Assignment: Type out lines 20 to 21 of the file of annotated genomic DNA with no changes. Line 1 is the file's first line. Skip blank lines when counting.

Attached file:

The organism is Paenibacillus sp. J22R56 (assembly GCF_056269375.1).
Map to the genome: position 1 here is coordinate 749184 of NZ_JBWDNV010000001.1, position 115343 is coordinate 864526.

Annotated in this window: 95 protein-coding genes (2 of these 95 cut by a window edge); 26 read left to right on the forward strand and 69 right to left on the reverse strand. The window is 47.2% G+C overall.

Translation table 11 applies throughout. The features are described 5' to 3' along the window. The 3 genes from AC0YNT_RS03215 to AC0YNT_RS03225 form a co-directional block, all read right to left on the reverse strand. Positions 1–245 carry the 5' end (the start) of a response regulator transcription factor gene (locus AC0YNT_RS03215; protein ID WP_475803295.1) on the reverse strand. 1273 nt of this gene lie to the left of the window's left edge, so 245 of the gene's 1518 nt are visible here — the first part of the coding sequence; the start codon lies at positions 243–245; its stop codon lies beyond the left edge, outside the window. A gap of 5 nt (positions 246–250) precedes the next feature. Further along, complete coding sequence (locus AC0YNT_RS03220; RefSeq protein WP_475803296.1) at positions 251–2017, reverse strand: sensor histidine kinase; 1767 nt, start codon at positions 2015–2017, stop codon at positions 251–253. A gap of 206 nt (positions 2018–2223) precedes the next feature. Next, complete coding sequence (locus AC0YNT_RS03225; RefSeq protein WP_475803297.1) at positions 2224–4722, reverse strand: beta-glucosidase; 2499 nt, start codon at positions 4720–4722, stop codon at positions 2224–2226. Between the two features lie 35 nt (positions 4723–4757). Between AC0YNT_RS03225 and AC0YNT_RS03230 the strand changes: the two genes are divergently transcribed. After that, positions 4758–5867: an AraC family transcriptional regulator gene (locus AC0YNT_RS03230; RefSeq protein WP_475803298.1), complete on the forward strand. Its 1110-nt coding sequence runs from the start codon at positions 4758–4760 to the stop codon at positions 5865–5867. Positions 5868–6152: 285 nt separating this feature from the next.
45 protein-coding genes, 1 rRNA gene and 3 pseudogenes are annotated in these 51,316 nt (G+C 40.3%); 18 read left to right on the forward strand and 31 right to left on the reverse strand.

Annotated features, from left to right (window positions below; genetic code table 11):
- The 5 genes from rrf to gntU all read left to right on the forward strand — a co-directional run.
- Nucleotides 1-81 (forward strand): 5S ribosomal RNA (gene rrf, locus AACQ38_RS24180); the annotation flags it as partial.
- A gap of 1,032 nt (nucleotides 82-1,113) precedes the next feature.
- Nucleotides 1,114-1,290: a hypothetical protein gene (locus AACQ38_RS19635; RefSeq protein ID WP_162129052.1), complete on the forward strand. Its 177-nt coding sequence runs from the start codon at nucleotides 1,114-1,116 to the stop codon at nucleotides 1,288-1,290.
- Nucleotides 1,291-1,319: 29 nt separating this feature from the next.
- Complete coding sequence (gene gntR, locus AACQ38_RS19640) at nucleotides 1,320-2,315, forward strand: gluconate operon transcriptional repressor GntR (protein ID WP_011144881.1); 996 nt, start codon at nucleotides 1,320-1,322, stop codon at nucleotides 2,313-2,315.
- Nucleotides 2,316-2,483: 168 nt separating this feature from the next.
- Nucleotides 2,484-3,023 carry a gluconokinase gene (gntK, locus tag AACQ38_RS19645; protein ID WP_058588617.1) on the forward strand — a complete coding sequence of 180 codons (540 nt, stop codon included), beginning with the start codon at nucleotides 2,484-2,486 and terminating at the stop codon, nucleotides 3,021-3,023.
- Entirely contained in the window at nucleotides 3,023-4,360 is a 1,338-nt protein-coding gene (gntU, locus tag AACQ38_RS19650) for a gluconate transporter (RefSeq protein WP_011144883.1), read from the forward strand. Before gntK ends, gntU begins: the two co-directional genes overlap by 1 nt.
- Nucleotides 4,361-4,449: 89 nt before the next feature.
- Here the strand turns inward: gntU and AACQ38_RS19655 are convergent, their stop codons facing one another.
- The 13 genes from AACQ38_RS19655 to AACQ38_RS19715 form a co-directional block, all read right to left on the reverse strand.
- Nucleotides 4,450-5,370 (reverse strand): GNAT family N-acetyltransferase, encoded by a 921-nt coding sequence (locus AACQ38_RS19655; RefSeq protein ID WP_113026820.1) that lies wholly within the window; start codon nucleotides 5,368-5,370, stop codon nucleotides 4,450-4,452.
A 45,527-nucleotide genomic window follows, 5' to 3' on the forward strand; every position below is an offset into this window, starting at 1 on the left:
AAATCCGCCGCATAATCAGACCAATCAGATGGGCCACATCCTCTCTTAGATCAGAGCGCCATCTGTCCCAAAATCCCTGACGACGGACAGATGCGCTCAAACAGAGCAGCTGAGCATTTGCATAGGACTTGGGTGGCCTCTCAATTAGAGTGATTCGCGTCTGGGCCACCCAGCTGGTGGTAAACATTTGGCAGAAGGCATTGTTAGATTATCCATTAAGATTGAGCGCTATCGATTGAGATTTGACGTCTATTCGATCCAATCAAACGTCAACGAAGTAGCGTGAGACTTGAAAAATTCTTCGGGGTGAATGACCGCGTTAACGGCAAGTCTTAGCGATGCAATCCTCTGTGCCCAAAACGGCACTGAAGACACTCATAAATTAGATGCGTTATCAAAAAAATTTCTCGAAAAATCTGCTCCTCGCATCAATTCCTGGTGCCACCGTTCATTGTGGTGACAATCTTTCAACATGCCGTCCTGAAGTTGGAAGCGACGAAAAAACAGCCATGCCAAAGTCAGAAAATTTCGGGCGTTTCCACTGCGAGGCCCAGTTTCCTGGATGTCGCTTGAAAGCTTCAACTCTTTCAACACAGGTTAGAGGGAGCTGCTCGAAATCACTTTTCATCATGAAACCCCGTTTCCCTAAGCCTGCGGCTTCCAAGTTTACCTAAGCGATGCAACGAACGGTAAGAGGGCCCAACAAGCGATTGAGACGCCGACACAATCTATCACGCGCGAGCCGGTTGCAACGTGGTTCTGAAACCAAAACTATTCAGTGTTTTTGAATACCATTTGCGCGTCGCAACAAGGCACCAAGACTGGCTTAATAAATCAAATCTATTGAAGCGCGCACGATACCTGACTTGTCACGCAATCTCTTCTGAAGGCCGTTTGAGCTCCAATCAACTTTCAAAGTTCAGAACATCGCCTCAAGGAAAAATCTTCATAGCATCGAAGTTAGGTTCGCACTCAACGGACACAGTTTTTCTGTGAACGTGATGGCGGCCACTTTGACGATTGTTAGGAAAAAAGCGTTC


A 45,527-nucleotide genomic window follows, 5' to 3' on the forward strand; every position below is an offset into this window, starting at 1 on the left:
AAATCCGCCGCATAATCAGACCAATCAGATGGGCCACATCCTCTCTTAGATCAGAGCGCCATCTGTCCCAAAATCCCTGACGACGGACAGATGCGCTCAAACAGAGCAGCTGAGCATTTGCATAGGACTTGGGTGGCCTCTCAATTAGAGTGATTCGCGTCTGGGCCACCCAGCTGGTGGTAAACATTTGGCAGAAGGCATTGTTAGATTATCCATTAAGATTGAGCGCTATCGATTGAGATTTGACGTCTATTCGATCCAATCAAACGTCAACGAAGTAGCGTGAGACTTGAAAAATTCTTCGGGGTGAATGACCGCGTTAACGGCAAGTCTTAGCGATGCAATCCTCTGTGCCCAAAACGGCACTGAAGACACTCATAAATTAGATGCGTTATCAAAAAAATTTCTCGAAAAATCTGCTCCTCGCATCAATTCCTGGTGCCACCGTTCATTGTGGTGACAATCTTTCAACATGCCGTCCTGAAGTTGGAAGCGACGAAAAAACAGCCATGCCAAAGTCAGAAAATTTCGGGCGTTTCCACTGCGAGGCCCAGTTTCCTGGATGTCGCTTGAAAGCTTCAACTCTTTCAACACAGGTTAGAGGGAGCTGCTCGAAATCACTTTTCATCATGAAACCCCGTTTCCCTAAGCCTGCGGCTTCCAAGTTTACCTAAGCGATGCAACGAACGGTAAGAGGGCCCAACAAGCGATTGAGACGCCGACACAATCTATCACGCGCGAGCCGGTTGCAACGTGGTTCTGAAACCAAAACTATTCAGTGTTTTTGAATACCATTTGCGCGTCGCAACAAGGCACCAAGACTGGCTTAATAAATCAAATCTATTGAAGCGCGCACGATACCTGACTTGTCACGCAATCTCTTCTGAAGGCCGTTTGAGCTCCAATCAACTTTCAAAGTTCAGAACATCGCCTCAAGGAAAAATCTTCATAGCATCGAAGTTAGGTTCGCACTCAACGGACACAGTTTTTCTGTGAACGTGATGGCGGCCACTTTGACGATTGTTAGGAAAAAAGCGTTC